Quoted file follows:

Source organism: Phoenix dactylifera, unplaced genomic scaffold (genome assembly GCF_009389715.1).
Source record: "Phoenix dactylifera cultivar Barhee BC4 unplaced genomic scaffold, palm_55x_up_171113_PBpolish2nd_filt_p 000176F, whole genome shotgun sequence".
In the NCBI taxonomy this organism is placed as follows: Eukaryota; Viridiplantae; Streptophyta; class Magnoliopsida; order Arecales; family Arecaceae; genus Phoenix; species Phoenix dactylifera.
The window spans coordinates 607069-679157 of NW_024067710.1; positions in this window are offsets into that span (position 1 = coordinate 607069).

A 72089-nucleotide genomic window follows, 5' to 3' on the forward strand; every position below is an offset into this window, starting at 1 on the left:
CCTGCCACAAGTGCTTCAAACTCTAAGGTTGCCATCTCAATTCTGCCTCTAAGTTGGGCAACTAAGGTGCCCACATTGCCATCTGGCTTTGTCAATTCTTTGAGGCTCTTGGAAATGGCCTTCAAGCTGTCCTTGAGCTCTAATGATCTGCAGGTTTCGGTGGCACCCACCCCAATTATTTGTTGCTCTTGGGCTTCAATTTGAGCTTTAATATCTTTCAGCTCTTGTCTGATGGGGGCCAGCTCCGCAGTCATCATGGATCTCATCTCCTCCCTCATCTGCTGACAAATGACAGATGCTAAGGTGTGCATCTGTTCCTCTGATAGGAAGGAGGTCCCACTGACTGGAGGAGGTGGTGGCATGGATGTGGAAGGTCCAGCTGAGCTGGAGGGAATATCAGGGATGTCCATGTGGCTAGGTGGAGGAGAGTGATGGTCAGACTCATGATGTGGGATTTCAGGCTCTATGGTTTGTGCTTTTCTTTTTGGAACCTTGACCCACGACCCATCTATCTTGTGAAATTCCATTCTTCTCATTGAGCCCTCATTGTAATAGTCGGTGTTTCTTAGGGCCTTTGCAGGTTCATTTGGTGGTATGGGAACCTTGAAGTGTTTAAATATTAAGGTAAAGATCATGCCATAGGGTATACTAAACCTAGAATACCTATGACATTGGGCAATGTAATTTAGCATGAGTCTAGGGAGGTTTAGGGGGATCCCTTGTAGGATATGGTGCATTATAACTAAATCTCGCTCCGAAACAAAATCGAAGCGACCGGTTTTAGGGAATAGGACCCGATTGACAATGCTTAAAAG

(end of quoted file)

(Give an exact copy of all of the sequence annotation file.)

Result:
Source organism: Phoenix dactylifera, unplaced genomic scaffold (genome assembly GCF_009389715.1).
Source record: "Phoenix dactylifera cultivar Barhee BC4 unplaced genomic scaffold, palm_55x_up_171113_PBpolish2nd_filt_p 000176F, whole genome shotgun sequence".
In the NCBI taxonomy this organism is placed as follows: Eukaryota; Viridiplantae; Streptophyta; class Magnoliopsida; order Arecales; family Arecaceae; genus Phoenix; species Phoenix dactylifera.
The window spans coordinates 607069-679157 of NW_024067710.1; positions in this window are offsets into that span (position 1 = coordinate 607069).

A 72089-nucleotide genomic window follows, 5' to 3' on the forward strand; every position below is an offset into this window, starting at 1 on the left:
CCTGCCACAAGTGCTTCAAACTCTAAGGTTGCCATCTCAATTCTGCCTCTAAGTTGGGCAACTAAGGTGCCCACATTGCCATCTGGCTTTGTCAATTCTTTGAGGCTCTTGGAAATGGCCTTCAAGCTGTCCTTGAGCTCTAATGATCTGCAGGTTTCGGTGGCACCCACCCCAATTATTTGTTGCTCTTGGGCTTCAATTTGAGCTTTAATATCTTTCAGCTCTTGTCTGATGGGGGCCAGCTCCGCAGTCATCATGGATCTCATCTCCTCCCTCATCTGCTGACAAATGACAGATGCTAAGGTGTGCATCTGTTCCTCTGATAGGAAGGAGGTCCCACTGACTGGAGGAGGTGGTGGCATGGATGTGGAAGGTCCAGCTGAGCTGGAGGGAATATCAGGGATGTCCATGTGGCTAGGTGGAGGAGAGTGATGGTCAGACTCATGATGTGGGATTTCAGGCTCTATGGTTTGTGCTTTTCTTTTTGGAACCTTGACCCACGACCCATCTATCTTGTGAAATTCCATTCTTCTCATTGAGCCCTCATTGTAATAGTCGGTGTTTCTTAGGGCCTTTGCAGGTTCATTTGGTGGTATGGGAACCTTGAAGTGTTTAAATATTAAGGTAAAGATCATGCCATAGGGTATACTAAACCTAGAATACCTATGACATTGGGCAATGTAATTTAGCATGAGTCTAGGGAGGTTTAGGGGGATCCCTTGTAGGATATGGTGCATTATAACTAAATCTCGCTCCGAAACAAAATCGAAGCGACCGGTTTTAGGGAATAGGACCCGATTGACAATGCTTAAAAG